And while that doesn’t mean it’s all bad, it does mean you can go into things with open eyes, you can avoid disappointment, you can set some boundaries, you can identify the real opportunity that will excite you, you can stop feeling bad if you have questions or doubts and you can be OK if you’re not living up to what others claim they’re living up to.

Because when we talk about a healthy work/life balance, it’s worth remembering it’s not just about time, it’s about attitude.



If You’re Not Fighting Against Racism, You’re Complicit To Racism …

So I know we’re only in day 2 of this blogs 2021 life … but I gave you a couple of weeks of peace to ease into the year and wrote an exceptional bad post – even by my low standards – to prepare you for the onslaught so I feel I’ve been very respectful.

Talking of respectful, here’s an example of people doing the absolute opposite of it.

OK, this happened last year – the year where everything was shit – but it still blows my mind this shit is still being spouted.

What’s worse is when I first saw it – and tweeted about it – a person I vaguely know stood up for it.

Went on about how it’s hard to hire people of colour people there’s not many out there.

That he – as a small business owner – had to go for the best person who is easiest to get because he can’t spend time searching.

Bizarrely, this was his attempt to show he wasn’t racist – because “he saw no colour, just wanted talent”.

Of course he saw no colour, he was just hiring white people.

But then this is not a new excuse spouted by people being racist – whether conscious or not.

Putting aside the fact people who ‘see no colour’ are basically admitting they define and judge others by their own standards or expectations, which – by the nature of corporate hierarchy – are white standards. And putting aside the fact that maybe their attitude to want ‘easy’ stops any person of colour applying because they think they stand no chance of being given a shot. The reality is this abdication of guilt, blame throwing and deliberate ignorance are classic signs of racism.

Talent is everywhere.

Open the door and you will see them.

If you claim you don’t, it’s either because you’re not looking or they know you won’t let them succeed.

Adland is so guilty of this.

A few months ago – when Black Lives Matter was on the front pages of the World’s newspapers – the industry was screaming about how they wanted to make a difference.

Create huge change.

Well, adland … where’s the fuck is it?

Where’s the leadership changes?
Where’s the over-indexing of people of colour being hired?
Where’s the shifts in pay and promotion structures to create fundamental change?

Recently I wrote a tweet:

“Given adland has stopped being vocal about the need to be better with D&I practices, have we solved it?”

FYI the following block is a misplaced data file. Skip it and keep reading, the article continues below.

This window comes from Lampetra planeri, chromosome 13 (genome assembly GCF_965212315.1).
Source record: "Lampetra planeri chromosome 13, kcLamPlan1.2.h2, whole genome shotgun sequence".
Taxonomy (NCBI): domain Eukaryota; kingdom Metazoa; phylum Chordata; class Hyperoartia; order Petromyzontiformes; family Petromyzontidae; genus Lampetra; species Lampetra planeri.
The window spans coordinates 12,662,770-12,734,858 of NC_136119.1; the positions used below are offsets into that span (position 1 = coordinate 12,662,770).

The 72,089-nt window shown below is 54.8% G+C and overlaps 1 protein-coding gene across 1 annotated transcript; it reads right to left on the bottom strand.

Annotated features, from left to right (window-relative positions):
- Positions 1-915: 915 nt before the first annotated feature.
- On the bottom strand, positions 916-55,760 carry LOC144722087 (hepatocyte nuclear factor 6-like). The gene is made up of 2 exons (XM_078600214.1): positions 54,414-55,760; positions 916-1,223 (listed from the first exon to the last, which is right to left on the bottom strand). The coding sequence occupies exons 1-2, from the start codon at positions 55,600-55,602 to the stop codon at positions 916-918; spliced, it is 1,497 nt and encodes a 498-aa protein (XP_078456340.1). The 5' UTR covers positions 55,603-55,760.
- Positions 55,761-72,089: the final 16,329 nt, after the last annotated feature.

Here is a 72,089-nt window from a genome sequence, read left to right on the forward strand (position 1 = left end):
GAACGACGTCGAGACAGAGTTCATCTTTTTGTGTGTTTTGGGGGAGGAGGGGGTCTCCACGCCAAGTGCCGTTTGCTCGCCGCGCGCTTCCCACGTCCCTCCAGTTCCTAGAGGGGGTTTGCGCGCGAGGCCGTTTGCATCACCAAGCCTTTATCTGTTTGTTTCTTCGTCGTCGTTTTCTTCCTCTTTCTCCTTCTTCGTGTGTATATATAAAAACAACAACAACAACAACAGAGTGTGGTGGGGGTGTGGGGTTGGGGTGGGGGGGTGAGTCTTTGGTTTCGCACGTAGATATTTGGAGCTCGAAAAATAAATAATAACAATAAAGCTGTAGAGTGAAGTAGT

One of the people who responded told me how many agencies had actively changed their policies.

How committed they were to changing things.

And while that was nice to hear, the problem is the person who said this was white.

White people do not get to say if things are changing.

White people do not get to say if things are working.

White people do not get to place the burden of responsibility on others.

The only people who can say things are changing – or working – are people of colour.

That we fail to see this shows how far we have to go.

And the really worrying thing is people of colour may just give up on us.

They may take their talent and just go work in totally different industries.

One that sets them up for success.

Values their authenticity not their complicity.

Respects their talent and remunerates them fairly for it.

I wouldn’t blame them for it.

In some ways, I just wish they all got together and started their own company.

My god how amazing would that be.

It would also be the one thing that almost guarantees change would happen in adland.

Because while agencies may have good intentions, they suck at making things happen.

It seems most of the time the attitude is ‘how do we get all the benefits without the effort?’

If the situation was truly as bleak as they – and bank CEO’s – seem to think, why aren’t they investing in development of talent and operational change to liberate this incredible talent pool? Why do they get to just ‘bemoan’ the lack of talent rather than actually do something to change that situation.

I believe there’s two reasons.

1. They don’t want the hassle – professionally or economically.
2. They know there’s talent out there, they just don’t want to hire it.

Please note I’m not saying investment in education and infrastructure change would be wrong.